I had an amazing experience at the 2014 PGA Show in Orlando last month. I met some great people and was very impressed with the entire event. Interestingly enough, one of the biggest takeaways from the show occurred on the golf course.
I have had a friendship with PGA Professional Preston Combs for about 18 months. We finally had a chance to meet at the show and I was fortunate to take a lesson with him as well. What he taught me in 30 minutes was game-changing, so of course I wanted to go and apply what I learned immediately.
The next day I arrived at the range, purchased my bucket and the associate there told me to start at the putting area due to the range being full. He gave me the impression that I was only going to have a limited amount of time to hit. As a result, I spent time putting and waited for a spot to open. Once it did, I headed over and started hitting.[subscribelocker]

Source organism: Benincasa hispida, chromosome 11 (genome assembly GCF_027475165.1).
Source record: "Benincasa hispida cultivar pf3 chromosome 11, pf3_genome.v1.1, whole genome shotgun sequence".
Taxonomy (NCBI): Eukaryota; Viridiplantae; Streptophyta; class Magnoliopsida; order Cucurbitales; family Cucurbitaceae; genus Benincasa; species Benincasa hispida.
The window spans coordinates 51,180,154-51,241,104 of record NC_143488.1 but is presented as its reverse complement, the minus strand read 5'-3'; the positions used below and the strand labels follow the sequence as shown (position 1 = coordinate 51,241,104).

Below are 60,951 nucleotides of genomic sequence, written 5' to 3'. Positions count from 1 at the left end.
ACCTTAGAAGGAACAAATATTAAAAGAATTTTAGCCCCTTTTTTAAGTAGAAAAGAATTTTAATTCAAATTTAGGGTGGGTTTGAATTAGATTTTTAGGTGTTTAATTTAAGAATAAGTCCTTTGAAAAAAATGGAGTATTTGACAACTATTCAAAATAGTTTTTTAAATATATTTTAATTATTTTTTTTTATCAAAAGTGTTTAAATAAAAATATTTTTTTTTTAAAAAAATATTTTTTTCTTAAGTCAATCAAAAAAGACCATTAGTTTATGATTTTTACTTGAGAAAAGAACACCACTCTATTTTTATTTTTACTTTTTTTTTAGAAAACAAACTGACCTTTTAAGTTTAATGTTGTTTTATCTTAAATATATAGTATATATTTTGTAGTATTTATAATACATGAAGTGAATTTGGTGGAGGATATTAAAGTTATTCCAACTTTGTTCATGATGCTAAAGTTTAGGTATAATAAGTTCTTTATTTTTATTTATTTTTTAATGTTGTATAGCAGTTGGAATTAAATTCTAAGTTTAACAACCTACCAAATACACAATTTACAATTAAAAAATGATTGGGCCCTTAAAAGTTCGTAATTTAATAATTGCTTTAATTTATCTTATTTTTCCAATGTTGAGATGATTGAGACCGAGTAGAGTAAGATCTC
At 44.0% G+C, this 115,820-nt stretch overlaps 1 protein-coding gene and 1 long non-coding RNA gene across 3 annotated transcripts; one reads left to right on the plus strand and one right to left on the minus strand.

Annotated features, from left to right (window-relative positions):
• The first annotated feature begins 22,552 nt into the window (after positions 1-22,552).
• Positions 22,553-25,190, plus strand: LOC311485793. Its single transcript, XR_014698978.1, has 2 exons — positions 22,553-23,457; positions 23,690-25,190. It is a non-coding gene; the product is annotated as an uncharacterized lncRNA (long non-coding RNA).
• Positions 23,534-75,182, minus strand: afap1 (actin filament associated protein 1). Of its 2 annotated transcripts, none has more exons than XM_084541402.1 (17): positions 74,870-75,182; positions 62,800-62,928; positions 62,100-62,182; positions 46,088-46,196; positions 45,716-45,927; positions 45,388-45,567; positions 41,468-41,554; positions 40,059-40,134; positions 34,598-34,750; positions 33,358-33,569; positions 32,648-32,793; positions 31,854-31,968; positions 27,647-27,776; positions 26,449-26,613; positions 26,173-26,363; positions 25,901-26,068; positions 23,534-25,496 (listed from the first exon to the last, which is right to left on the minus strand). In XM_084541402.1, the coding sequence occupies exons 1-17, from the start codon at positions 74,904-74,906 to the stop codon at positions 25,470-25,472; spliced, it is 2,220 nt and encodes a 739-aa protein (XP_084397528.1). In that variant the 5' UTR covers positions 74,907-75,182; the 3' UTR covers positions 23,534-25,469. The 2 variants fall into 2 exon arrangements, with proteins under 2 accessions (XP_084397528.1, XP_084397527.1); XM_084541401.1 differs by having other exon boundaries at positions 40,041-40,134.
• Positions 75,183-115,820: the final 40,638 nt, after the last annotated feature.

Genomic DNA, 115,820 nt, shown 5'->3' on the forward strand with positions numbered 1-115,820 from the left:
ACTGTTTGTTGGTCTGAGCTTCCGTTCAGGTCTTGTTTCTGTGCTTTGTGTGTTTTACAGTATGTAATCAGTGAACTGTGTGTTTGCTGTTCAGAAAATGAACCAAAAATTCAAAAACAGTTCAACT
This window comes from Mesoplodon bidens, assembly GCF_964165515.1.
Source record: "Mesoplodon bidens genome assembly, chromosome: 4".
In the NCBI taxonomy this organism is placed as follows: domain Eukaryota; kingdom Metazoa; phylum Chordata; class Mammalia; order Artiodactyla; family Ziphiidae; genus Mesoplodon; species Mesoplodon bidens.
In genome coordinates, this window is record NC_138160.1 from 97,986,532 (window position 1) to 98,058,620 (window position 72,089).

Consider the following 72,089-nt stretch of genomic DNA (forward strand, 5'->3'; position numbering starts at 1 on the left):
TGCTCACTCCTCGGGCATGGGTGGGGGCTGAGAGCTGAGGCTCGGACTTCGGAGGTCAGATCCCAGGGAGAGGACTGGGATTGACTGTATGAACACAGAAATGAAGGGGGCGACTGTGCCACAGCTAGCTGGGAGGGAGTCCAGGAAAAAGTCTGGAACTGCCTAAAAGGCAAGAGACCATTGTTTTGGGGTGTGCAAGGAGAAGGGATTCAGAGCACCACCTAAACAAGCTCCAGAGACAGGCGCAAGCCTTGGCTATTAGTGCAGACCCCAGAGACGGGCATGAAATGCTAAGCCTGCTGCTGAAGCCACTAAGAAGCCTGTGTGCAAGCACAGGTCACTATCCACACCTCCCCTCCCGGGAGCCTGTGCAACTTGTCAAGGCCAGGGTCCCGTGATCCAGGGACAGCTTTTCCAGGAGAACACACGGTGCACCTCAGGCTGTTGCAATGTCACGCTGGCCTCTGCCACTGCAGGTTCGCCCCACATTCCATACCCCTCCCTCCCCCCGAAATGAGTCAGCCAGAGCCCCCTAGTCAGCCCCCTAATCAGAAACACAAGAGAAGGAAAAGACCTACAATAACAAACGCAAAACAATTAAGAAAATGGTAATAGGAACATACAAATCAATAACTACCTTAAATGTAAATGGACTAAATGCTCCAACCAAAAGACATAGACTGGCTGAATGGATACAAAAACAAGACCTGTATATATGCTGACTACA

Two hours later, as I was getting ready to hit my next shot, I saw the ranger heading towards me and immediately thought I had overstayed my welcome. As he drove past and made a friendly comment, I mishit my shot. I mishit it not because of him, but because I allowed myself to get distracted. After he drove past, I laughed to myself and quickly realized three very important things:
1 – I had A.N.T.s. A.N.T.s are Automatic Negative Thoughts. My negative fortune telling, that I was being booted, had me consumed with A.N.T.s. As a result, I mishit the shot.
2 – I was distracted. It became immediately obvious that there are two ways to feel over the ball. Focused or Distracted. You can be distracted by a myriad of stupid or negative thoughts, but you should only be focused on one thing, YOUR TARGET. I was totally distracted by my own stupid thoughts.
3 – I did not eat my own dog food. The process I teach my students to be in the zone on every shot is called 100% READY. Step 1 of being 100% READY is to Create Emotional Balance. If I practiced what I preach on this particular shot (aka Eat My Own Dog Food), I would have stopped, walked behind the ball and started my pre-shot routine all over again. Yes, sometimes even the teacher makes mistakes 🙂
[/subscribelocker] Photo by SD Dirk